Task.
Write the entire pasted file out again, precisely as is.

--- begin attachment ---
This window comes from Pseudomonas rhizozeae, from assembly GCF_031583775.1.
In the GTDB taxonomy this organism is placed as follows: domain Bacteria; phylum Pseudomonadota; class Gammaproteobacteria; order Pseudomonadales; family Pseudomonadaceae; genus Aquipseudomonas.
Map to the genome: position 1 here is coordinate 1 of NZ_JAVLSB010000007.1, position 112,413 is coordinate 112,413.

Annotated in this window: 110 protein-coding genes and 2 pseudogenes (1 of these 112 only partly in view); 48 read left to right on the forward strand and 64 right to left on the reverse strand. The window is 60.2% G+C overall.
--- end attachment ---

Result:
This window comes from Pseudomonas rhizozeae, from assembly GCF_031583775.1.
In the GTDB taxonomy this organism is placed as follows: domain Bacteria; phylum Pseudomonadota; class Gammaproteobacteria; order Pseudomonadales; family Pseudomonadaceae; genus Aquipseudomonas.
Map to the genome: position 1 here is coordinate 1 of NZ_JAVLSB010000007.1, position 112,413 is coordinate 112,413.

Annotated in this window: 110 protein-coding genes and 2 pseudogenes (1 of these 112 only partly in view); 48 read left to right on the forward strand and 64 right to left on the reverse strand. The window is 60.2% G+C overall.